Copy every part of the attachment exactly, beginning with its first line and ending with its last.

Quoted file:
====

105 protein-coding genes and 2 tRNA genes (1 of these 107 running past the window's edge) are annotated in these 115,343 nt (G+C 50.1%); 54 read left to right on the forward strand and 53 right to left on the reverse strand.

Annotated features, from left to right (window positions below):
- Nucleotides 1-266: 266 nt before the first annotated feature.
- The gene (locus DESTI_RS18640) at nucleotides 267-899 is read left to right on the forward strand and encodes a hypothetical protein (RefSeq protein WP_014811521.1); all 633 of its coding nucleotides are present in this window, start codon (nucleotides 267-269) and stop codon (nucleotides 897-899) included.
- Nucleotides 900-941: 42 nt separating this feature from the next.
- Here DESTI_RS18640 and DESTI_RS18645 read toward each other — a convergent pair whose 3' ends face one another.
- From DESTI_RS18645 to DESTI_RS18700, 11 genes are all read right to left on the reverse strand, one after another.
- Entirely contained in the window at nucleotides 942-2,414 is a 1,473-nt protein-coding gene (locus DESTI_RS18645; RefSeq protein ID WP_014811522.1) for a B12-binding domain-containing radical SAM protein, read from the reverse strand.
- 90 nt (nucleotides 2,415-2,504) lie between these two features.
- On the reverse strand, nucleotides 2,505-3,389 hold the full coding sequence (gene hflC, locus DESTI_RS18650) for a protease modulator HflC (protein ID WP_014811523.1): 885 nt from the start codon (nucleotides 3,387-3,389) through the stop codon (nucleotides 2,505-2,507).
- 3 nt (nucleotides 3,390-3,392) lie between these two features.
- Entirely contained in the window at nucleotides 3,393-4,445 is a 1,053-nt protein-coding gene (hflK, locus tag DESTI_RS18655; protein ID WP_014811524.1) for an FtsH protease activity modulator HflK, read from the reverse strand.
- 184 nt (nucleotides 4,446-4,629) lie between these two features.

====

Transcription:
105 protein-coding genes and 2 tRNA genes (1 of these 107 running past the window's edge) are annotated in these 115,343 nt (G+C 50.1%); 54 read left to right on the forward strand and 53 right to left on the reverse strand.

Annotated features, from left to right (window positions below):
- Nucleotides 1-266: 266 nt before the first annotated feature.
- The gene (locus DESTI_RS18640) at nucleotides 267-899 is read left to right on the forward strand and encodes a hypothetical protein (RefSeq protein WP_014811521.1); all 633 of its coding nucleotides are present in this window, start codon (nucleotides 267-269) and stop codon (nucleotides 897-899) included.
- Nucleotides 900-941: 42 nt separating this feature from the next.
- Here DESTI_RS18640 and DESTI_RS18645 read toward each other — a convergent pair whose 3' ends face one another.
- From DESTI_RS18645 to DESTI_RS18700, 11 genes are all read right to left on the reverse strand, one after another.
- Entirely contained in the window at nucleotides 942-2,414 is a 1,473-nt protein-coding gene (locus DESTI_RS18645; RefSeq protein ID WP_014811522.1) for a B12-binding domain-containing radical SAM protein, read from the reverse strand.
- 90 nt (nucleotides 2,415-2,504) lie between these two features.
- On the reverse strand, nucleotides 2,505-3,389 hold the full coding sequence (gene hflC, locus DESTI_RS18650) for a protease modulator HflC (protein ID WP_014811523.1): 885 nt from the start codon (nucleotides 3,387-3,389) through the stop codon (nucleotides 2,505-2,507).
- 3 nt (nucleotides 3,390-3,392) lie between these two features.
- Entirely contained in the window at nucleotides 3,393-4,445 is a 1,053-nt protein-coding gene (hflK, locus tag DESTI_RS18655; protein ID WP_014811524.1) for an FtsH protease activity modulator HflK, read from the reverse strand.
- 184 nt (nucleotides 4,446-4,629) lie between these two features.